"It is crucial that the Church truly hear [the] cry" of survivors of child sexual abuse by clergy, writes Armidale's Bishop Michael Kennedy in a pastoral letter after attending Royal Commission hearings. "I heard of their horror, pain, fear, and hurt. I heard of their betrayal."
The hearing has not formally concluded but has been adjourned. In due course the Royal Commission will publish a report on its findings and recommendations. This statement is my personal reflection following my attendance at the Royal Commission hearing.
It is my hope that by reading this you may come to an understanding of my own depth of sorrow and shame for the failings of our Church and Diocese and that you might be informed of the changes that have been taking place in the Diocese to ensure that our parishes are safe places for all the children and vulnerable in our care.
Listening to the victims and survivors along with others from the Diocese, I sat in the Royal Commission hearing room and listened to the statements and evidence given by the survivors.
I was deeply moved by their testimony. It is crucial that the Church truly hear their cry. I listened to two survivors. I heard of their horror, pain, fear, and hurt. I heard of their betrayal, of their inhuman treatment, and of the torment they continue to suffer as a result of the abuse they endured.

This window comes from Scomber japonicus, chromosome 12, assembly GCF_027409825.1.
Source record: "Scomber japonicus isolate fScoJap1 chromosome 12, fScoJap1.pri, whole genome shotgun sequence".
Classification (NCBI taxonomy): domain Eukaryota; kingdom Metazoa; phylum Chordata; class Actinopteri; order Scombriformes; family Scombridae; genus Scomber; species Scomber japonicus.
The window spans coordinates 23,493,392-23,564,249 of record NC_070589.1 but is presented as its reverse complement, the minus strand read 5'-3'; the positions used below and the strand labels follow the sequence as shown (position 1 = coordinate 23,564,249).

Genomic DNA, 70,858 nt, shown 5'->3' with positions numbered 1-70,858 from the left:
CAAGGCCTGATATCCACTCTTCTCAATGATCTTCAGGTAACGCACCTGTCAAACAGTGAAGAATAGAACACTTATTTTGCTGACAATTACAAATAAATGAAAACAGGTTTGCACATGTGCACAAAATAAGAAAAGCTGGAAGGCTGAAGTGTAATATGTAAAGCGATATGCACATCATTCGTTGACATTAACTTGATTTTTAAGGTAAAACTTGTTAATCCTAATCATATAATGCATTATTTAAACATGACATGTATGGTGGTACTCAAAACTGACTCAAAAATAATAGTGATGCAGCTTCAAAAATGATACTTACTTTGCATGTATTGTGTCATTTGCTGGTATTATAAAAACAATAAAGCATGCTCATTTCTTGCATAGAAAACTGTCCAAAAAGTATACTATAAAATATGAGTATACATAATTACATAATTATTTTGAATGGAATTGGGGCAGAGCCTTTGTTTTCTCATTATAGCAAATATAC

I heard of the long lasting effects this abuse has had on their lives. Their courage and integrity shone through in their testimony. They are brave and dignified men whom I hold in high esteem. I thank them for their testimony and assure them that I will never forget.
I listened to a victim’s mother. She spoke powerfully of her family’s struggle to be heard by Church authorities when their son had so bravely spoken up to reveal the abuse.
The treatment they received from the Church was appalling. They, and others who brought the matter into the open, should have been encouraged to do so and should have been listened to.
I and the Church owe them a debt of gratitude for bringing this matter to everybody’s attention for the sake and safety of children. I thank all who came forward and spoke up in 1984. The thanks you now receive comes far too late; you should have been thanked then.
Not every victim of child abuse is a survivor. A particularly tragic result of child abuse occurs when a person loses his or her life as a result of the abuse. Some victims have committed suicide and the lives of some victims have spiralled so much out of control that it has resulted in premature death.
How can we not hear and respond to this desperate cry?